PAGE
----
Hoi An Ancient Town

The weather did not cooperate with us during the first few days of our Vietnam trip. Hoi An located about 30 minutes from our Furama Resort was the perfect rainy day excursion.  This unique Ancient Town has been recognized as a World Heritage Site by UNESCO and continues to preserve the resemblance of a southeast Asian trading port from the 15th-19th centuries.

The shuttle dropped us outside Yali Couture where they custom make clothing.  This purple coat caught my eye right away and had to come home with me!

Next we walked the open air markets shopping the various merchandise stands and shops. The narrow streets were packed with people and motorcycles even in the pouring rain. The people are friendly and adore children but their aggressive sales tactics can be a little annoying over time.  Even a glance into a shop would have someone asking “you buy something from me”.   In the beginning I found shopping to be overwhelming, but later learned to just say “no thank you” and walk away.  We did manage to buy our fair share of goodies though!  The girls each chose a hand painted mask to display in their new rooms. Andrew and I selected new artwork for our travel wall. We also found hats, dresses and handmade stationary to take home with us.  Finally, we concluded our shopping after a brief walk through the fish and produce markets.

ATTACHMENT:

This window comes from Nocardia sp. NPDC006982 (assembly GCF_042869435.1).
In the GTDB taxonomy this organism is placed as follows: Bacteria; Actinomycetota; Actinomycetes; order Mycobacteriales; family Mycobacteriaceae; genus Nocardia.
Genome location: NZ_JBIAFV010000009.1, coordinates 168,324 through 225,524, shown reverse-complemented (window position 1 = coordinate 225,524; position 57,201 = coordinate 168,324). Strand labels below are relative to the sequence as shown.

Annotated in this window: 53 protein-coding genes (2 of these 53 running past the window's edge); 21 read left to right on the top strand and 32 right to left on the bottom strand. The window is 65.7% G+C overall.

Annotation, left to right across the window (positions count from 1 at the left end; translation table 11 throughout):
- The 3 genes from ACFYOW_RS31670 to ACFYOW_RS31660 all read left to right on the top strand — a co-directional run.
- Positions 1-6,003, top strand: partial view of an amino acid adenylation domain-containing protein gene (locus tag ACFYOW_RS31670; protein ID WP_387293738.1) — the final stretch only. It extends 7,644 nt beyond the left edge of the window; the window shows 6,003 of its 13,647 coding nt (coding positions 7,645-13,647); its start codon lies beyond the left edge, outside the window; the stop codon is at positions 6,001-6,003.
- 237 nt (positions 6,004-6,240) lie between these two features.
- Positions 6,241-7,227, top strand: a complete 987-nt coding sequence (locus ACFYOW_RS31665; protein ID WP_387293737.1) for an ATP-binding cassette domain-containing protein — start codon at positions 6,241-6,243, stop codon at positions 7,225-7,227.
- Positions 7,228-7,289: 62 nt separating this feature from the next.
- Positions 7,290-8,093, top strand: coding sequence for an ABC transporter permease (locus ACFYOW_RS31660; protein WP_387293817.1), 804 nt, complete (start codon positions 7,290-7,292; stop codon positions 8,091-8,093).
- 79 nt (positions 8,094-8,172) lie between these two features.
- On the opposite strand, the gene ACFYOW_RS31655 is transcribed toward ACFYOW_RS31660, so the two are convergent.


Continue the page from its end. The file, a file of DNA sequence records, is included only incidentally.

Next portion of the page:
As a way to avoid the chaos, a stroll along the Thu Bồn River sounded appealing. There were plenty of boats and lots of eager drivers willing to take us down the river.  They were trying to entice us by selling covered boat rides as a break from the rain.  Lol! Our time was limited before shuttle pick-up so we passed.

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Several foreign cultures were noticable throughout this small port town. For exampe, this covered “Japanese Bridge” is unique due to the attached Buddhist temple on one side.

We purchased tickets allowing entry in various Chinese pagodas and assembly halls. They each featured such vibrant colors and beautiful designs.  We ran short on time to see them all; however, Quang Trieu (Cantonese) Assembly Hall Trieu Chau Assembly Hall and Chinese Assembly Hall were three of our stops.

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Let’s just say they do power lines a little differently than we do.  I had to snap a picture before we left.

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This was such an incredible learning experience and culture shock for our girls. I love opening their eyes through travel!

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